Kenya will soon ban the use of plastic straws used to drink sodas and milks that are distributed freely by shops and supermarkets to customers.
Ministry of Environment Principal Secretary Charles Sunkuli has disclosed that plans are underway for the ban to be gazzetted and encouraged Kenyans to start training themselves to use a glass or drink juices directly from the packaged bottles.
"Our main goal as a ministry is to ensure that we reduce the use of plastics in the country as they are a major source of pollution," he said.
Mr Sunkuli said so far, the ban of plastic bags has had 80 percent success implementation despite a few challenges that has affected the process, among them importation of plastic bags from neighboring countries such as Uganda and Tanzania.
The announcement of the straws planned ban, comes barely a week after the National Environment Management Agency (Nema) announced they will ban plastic bags by April 30.
However, Mr Sunkuli said the ministry has been encouraging plastic bottle manufactures to start up take back schemes across the country to deal with the plastic waste menace in the country.
But Nema said they have been engaging stakeholders to find a solution by establishing a recycling plant for the plastic bottles.
Last week, Nema's John Konchellah said, they were in the process of drafting a gazzete notice.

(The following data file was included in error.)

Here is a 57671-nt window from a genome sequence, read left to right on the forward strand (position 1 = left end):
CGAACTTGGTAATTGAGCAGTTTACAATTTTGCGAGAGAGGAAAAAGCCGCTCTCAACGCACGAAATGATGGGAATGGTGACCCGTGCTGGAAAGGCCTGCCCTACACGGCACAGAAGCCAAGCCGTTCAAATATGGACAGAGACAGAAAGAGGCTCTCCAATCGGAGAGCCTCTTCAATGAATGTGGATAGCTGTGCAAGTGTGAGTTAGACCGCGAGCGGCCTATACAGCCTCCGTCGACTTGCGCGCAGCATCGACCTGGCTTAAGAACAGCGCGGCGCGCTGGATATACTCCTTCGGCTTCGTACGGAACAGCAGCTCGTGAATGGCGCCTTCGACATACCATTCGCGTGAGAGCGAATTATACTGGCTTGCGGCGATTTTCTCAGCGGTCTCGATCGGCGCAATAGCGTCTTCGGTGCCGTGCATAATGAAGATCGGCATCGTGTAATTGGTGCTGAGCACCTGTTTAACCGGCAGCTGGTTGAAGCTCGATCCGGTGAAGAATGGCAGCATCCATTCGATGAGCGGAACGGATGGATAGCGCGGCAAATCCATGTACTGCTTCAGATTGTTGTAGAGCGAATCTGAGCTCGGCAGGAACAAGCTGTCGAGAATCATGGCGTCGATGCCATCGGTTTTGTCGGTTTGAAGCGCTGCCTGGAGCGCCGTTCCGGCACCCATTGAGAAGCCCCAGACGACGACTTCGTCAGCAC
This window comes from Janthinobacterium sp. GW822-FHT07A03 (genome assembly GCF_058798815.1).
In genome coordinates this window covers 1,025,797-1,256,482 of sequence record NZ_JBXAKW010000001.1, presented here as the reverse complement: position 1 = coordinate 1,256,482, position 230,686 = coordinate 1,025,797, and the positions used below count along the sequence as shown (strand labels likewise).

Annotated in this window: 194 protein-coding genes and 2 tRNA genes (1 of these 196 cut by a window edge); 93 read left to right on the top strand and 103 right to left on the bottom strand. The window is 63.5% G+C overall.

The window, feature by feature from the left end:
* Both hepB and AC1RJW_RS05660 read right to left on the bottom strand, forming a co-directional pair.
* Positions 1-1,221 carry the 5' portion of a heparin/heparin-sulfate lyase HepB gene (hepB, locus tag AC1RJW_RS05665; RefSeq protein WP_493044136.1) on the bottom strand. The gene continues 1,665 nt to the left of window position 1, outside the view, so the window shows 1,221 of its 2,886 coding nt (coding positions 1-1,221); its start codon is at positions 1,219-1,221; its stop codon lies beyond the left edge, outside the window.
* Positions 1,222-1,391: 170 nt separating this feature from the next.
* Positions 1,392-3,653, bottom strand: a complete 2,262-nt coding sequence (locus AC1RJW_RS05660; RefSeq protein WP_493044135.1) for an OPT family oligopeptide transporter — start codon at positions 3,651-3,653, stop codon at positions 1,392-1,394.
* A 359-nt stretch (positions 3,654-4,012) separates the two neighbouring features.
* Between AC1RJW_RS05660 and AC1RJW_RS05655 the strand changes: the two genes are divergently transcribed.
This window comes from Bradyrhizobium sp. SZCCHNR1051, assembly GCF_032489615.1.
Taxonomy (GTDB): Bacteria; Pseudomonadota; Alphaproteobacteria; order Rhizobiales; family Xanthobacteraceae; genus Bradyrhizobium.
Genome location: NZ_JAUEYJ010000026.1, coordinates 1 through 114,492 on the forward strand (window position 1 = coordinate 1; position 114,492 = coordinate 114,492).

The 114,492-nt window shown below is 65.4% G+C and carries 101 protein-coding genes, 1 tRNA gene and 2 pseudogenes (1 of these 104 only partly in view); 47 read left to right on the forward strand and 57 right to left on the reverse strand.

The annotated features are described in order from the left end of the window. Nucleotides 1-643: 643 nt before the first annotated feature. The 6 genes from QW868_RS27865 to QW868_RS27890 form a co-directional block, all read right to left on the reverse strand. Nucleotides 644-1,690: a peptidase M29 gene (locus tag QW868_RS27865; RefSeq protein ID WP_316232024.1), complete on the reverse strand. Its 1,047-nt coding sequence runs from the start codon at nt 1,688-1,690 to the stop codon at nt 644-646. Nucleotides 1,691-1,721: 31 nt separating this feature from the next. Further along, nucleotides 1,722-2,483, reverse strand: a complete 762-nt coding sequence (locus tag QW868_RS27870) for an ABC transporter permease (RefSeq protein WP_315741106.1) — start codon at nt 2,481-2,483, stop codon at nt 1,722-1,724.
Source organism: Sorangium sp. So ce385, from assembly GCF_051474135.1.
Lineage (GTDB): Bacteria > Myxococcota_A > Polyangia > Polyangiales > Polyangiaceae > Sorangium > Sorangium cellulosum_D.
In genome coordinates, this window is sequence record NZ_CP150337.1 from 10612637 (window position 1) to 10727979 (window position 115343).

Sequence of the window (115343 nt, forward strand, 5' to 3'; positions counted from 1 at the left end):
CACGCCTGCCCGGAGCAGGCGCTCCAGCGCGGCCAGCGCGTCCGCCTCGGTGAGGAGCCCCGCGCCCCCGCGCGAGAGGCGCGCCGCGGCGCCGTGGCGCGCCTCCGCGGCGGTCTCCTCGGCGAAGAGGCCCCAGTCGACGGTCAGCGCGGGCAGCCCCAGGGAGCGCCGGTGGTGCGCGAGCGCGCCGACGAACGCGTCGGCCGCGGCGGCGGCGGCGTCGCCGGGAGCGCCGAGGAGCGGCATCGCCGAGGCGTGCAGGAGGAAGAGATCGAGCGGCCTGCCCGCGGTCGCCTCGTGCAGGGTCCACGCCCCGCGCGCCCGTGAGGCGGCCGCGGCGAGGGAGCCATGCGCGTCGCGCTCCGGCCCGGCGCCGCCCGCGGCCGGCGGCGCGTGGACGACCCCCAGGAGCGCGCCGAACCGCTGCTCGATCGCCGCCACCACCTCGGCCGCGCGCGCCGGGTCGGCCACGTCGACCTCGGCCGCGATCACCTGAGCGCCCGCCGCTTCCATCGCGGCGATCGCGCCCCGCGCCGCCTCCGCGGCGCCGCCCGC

Though it could be a boast for environmental conservation, the ban will come as a major blow to manufactures and business people who depend on the bottles to package their products such as mineral water, juices, soda, oil and other fluid products.
About 50 million plastic bottles are used in Kenya annually and many of them are hardly recycled, making them an environmental risk, besides clogging drainage systems.
As early as 1997, Nema estimated that 1,530 tonnes of solid waste were being produced in Nairobi on a single day. The bulk of this waste was made of plastic bottles and plastic bags.
Mr Sunkuli said plastic solid waste and paper bags a major threat to the environment.
A ban on plastic bottles and the straws will leave manufactures with the difficult task of finding alternative ways of packaging their products.
Already some manufactures have started using glass bottles.
Talks to find a solution to dealing with plastic bottles started two months ago.
Environmental experts have also being asking how the government will deal with plastic papers used to package bread, sweets and milk.
The government has been making major steps in dealing with pollution in general.
Overall, environmental degradation causes nearly one in four of all deaths worldwide, or 12.6 million people a year, and the widespread destruction of key ecosystems.
Some seven million people die each year globally just from breathing unclean air.
Burning of plastic bottles and bags has also been a major contributor of air pollution. Air pollution is the single biggest environmental killer, claiming 6.5 million lives each year.